We have a tendency to pour resources into big one-time projects and work through the one-time fixes needed to create them and overlook the less glamorous work of creating tools, templates and permanent fixes that cumulatively can have a bigger impact by saving our digital journalists time and elevating the whole report. We greatly undervalue replicability.
Driven in part by the success of Snowfall, we have gone to extraordinary lengths in recent years to support huge single-story efforts. The ambitions of such projects are central to our brand. But Graphics, Interactive, Design and Social are spending a disproportionate amount of time on these labor-intensive one-offs. Meanwhile, we have repeatedly put off making the necessary improvements to allow our graphics to appear on mobile.
Certainly that was the way we planned to build Connected China – as a system that could both be integrated into a new workflow in a newsroom as well as a platform that could spawn other, similar databases and sites. From hard-won experience, it’s easier said – or aspired to – than done, so no one should be under any illusions that this is simple stuff. But it’s a good goal to have to start off with.
Still, if there’s anyone out there who has the resources, ambition and staff to pull off the kind of reinvention the report calls for – well, the Times is certainly high on anyone’s shortlist of organizations that can. And as technology increasingly enables– and shapes – how journalism can be re-imagined, and what kind of new products can be created, it’s critical that newsrooms, technologists and product managers develop new ways to collaborate as well as work out where new ethical lines need to be drawn, as the report suggests.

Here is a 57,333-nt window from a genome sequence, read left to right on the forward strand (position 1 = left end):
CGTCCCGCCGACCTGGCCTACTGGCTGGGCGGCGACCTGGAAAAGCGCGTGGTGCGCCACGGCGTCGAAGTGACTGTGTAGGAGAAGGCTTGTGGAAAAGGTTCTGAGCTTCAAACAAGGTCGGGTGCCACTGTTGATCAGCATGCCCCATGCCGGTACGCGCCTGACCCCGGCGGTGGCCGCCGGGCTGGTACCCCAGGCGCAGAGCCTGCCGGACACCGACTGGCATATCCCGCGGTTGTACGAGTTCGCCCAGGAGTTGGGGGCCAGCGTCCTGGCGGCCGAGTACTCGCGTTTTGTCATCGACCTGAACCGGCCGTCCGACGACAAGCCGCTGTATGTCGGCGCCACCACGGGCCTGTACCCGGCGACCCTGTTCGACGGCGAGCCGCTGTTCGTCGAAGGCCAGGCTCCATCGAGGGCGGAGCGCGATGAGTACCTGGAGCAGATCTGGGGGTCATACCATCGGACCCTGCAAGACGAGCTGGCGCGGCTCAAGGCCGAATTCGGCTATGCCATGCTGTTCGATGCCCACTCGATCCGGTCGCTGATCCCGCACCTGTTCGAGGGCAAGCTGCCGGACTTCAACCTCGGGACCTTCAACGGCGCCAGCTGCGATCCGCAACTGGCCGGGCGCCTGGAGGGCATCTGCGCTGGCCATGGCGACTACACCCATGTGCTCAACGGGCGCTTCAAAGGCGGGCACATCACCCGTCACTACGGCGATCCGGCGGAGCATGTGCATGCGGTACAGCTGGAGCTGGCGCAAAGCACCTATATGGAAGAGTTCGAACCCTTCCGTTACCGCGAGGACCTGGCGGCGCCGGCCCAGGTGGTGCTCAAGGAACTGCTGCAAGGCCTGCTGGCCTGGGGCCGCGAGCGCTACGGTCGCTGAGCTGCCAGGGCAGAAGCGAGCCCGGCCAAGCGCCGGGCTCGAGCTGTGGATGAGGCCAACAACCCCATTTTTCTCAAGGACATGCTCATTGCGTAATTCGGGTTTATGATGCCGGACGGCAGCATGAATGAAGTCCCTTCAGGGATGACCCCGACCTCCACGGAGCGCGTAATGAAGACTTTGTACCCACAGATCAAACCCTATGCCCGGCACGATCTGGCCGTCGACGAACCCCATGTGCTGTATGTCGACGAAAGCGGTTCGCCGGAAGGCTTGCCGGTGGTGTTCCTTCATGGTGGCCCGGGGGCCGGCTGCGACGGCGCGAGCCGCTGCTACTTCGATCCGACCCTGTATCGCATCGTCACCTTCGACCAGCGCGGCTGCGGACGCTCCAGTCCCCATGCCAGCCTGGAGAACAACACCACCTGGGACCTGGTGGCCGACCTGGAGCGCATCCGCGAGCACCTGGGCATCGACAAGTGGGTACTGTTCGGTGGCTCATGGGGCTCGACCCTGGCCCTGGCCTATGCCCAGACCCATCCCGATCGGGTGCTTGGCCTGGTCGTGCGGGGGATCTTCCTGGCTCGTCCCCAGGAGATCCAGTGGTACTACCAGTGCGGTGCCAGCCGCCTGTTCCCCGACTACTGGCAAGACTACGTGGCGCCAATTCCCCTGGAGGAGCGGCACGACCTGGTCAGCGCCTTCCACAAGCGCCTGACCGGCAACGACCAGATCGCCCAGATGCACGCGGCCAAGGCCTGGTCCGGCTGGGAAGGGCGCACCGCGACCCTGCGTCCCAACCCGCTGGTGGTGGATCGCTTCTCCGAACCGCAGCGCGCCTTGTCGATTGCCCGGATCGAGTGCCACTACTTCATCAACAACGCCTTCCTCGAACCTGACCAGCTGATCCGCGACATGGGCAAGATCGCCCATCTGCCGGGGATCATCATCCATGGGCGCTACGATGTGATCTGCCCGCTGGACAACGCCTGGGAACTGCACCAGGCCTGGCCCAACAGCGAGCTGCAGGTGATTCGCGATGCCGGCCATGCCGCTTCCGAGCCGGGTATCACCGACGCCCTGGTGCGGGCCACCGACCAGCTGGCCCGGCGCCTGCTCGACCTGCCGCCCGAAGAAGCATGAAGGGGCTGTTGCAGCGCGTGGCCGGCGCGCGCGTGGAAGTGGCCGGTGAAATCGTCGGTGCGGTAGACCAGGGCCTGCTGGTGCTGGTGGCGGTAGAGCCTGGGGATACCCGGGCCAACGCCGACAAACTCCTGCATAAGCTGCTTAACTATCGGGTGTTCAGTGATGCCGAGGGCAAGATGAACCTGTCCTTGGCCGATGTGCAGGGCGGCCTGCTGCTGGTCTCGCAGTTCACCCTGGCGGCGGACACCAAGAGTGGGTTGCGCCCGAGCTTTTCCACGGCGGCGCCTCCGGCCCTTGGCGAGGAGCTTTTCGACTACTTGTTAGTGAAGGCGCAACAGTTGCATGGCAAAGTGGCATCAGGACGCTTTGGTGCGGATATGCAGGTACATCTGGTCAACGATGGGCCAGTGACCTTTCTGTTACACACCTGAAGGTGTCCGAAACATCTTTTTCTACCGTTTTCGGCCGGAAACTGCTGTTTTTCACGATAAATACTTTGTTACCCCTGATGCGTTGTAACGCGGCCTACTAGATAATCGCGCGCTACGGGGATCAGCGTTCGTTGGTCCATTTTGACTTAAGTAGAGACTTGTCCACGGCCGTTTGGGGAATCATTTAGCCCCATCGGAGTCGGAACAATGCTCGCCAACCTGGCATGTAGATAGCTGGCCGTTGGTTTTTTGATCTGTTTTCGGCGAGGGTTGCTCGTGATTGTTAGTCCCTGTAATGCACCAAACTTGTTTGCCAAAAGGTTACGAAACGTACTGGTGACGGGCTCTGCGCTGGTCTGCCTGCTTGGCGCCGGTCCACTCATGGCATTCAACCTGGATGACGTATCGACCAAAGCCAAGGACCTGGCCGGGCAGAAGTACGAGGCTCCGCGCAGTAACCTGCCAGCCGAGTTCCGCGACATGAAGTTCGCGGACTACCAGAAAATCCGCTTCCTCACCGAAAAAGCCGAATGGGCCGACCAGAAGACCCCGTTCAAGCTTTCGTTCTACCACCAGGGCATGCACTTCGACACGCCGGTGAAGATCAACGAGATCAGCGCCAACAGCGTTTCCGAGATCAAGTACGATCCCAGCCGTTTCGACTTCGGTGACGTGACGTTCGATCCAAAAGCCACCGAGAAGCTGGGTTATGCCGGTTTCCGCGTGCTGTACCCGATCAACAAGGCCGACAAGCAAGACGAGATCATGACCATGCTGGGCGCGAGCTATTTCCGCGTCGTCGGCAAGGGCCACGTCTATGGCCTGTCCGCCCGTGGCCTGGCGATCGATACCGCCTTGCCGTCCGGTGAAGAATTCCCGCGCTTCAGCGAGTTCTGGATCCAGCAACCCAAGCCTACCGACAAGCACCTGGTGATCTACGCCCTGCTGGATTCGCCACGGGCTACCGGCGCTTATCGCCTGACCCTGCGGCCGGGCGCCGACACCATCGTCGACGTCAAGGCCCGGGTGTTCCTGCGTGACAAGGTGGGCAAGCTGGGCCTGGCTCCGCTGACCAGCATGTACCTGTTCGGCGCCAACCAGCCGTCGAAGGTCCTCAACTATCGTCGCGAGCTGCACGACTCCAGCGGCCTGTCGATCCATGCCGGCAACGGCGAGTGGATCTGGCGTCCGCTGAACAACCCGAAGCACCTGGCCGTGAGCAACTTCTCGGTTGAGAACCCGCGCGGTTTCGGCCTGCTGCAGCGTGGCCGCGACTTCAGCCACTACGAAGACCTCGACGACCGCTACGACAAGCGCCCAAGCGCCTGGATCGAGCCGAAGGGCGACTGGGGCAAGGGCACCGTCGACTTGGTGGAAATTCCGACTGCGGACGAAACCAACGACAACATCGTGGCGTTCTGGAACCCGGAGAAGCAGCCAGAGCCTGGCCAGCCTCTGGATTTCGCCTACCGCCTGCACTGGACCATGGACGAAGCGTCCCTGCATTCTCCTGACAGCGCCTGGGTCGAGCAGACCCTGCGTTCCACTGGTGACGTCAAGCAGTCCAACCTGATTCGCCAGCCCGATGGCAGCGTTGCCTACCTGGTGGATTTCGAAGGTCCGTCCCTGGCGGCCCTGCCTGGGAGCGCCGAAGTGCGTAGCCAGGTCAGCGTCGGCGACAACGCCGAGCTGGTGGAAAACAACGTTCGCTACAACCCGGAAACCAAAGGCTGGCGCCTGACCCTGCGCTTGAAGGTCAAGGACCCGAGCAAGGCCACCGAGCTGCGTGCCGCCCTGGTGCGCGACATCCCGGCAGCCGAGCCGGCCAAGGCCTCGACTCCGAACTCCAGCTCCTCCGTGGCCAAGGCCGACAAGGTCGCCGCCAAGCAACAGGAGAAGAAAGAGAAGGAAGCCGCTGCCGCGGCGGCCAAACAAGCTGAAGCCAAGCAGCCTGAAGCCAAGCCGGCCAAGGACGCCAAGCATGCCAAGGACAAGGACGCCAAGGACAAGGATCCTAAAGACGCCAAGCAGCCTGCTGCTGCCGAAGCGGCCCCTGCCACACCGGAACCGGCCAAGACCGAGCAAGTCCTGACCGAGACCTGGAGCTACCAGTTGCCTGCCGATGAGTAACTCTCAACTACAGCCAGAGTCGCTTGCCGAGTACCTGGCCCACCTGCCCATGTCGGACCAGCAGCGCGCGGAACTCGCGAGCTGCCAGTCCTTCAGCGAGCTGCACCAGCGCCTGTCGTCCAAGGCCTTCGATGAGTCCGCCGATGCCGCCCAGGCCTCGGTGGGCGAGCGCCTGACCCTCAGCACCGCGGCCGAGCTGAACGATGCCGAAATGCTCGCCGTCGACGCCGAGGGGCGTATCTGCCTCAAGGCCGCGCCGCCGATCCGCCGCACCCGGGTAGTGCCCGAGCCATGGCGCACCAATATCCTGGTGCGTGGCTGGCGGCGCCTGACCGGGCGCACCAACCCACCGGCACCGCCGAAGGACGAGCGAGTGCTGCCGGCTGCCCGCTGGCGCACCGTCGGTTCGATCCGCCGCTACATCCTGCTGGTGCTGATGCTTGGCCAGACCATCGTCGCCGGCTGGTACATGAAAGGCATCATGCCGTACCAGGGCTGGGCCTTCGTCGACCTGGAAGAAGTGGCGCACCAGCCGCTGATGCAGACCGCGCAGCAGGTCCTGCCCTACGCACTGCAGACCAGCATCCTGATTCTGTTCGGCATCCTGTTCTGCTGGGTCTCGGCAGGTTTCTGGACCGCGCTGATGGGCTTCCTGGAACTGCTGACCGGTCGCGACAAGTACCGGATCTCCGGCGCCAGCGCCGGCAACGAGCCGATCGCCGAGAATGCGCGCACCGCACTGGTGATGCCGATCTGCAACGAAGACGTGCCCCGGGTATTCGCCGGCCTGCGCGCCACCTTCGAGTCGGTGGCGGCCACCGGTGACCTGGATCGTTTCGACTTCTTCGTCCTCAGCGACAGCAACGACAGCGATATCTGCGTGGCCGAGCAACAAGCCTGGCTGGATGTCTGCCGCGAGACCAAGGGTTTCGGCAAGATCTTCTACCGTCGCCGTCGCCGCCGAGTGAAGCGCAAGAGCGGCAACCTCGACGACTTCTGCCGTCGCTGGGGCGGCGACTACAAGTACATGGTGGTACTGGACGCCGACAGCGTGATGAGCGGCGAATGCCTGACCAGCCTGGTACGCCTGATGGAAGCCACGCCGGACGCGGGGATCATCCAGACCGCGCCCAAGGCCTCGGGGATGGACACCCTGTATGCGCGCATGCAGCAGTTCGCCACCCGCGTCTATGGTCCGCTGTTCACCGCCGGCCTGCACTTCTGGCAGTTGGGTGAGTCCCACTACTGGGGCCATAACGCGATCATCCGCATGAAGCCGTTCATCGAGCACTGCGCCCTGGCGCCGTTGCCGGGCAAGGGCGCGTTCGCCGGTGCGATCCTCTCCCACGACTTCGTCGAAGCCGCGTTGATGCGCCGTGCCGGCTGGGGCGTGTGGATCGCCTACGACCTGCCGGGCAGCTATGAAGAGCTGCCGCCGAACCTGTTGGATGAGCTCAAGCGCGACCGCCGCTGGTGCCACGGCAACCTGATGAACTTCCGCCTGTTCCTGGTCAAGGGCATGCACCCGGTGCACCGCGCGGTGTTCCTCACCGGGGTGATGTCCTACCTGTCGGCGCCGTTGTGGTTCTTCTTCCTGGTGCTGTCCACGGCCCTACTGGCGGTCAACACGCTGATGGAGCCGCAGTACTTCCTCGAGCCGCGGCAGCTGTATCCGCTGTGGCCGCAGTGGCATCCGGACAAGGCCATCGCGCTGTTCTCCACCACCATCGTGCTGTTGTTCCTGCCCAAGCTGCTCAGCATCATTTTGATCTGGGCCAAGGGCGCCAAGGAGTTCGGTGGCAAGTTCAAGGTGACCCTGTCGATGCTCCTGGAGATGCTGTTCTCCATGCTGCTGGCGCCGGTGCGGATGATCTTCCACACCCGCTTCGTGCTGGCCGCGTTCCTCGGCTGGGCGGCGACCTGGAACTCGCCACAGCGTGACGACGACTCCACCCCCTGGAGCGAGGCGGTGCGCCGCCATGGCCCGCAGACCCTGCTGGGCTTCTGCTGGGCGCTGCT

It means journalists staking out much more of a role in driving the strategy of news organizations – but it also means journalists have to be willing to dive much more deeply into the business and technology of such ventures, and have to shed theirtraditional reluctance to sully their hands with such matters.
Newsrooms that don’t, risk leaving their future to the others in their organizations – or to competitors from the industry or outside it. As the report laments:
We’ve abdicated completely the role of strategy,” said one masthead editor. “We just don’t do strategy. The newsroom is really being dragged behind the galloping horse of the business side.”
Let’s get back in the saddle.
Reprinted from (Re)Structuring Journalism. Reg Chua has been a journalist for more than a quarter-century; he’s now Executive Editor, Editorial Operations, Data and Innovation, at Thomson Reuters. Prior to that, he was editor-in-chief of the South China Morning Post and spent 16 years at The Wall Street Journal.